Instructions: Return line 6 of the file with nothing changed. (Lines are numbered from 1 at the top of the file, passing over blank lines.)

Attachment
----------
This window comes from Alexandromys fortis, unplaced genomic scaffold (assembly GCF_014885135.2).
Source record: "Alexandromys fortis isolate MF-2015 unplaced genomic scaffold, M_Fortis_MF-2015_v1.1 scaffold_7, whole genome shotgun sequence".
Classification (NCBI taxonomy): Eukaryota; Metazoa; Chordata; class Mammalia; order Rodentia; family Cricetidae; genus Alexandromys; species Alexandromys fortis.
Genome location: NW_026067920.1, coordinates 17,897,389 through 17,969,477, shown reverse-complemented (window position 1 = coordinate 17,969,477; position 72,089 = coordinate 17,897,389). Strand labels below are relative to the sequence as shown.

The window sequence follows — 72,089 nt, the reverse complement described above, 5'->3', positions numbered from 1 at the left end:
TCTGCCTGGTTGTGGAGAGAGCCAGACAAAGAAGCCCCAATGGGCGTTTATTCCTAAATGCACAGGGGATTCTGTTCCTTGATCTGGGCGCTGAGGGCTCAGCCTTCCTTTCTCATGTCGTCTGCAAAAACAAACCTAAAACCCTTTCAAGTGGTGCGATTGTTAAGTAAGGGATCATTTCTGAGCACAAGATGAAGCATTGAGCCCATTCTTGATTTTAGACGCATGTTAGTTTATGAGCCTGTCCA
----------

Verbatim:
TCTGCCTGGTTGTGGAGAGAGCCAGACAAAGAAGCCCCAATGGGCGTTTATTCCTAAATGCACAGGGGATTCTGTTCCTTGATCTGGGCGCTGAGGGCTCAGCCTTCCTTTCTCATGTCGTCTGCAAAAACAAACCTAAAACCCTTTCAAGTGGTGCGATTGTTAAGTAAGGGATCATTTCTGAGCACAAGATGAAGCATTGAGCCCATTCTTGATTTTAGACGCATGTTAGTTTATGAGCCTGTCCA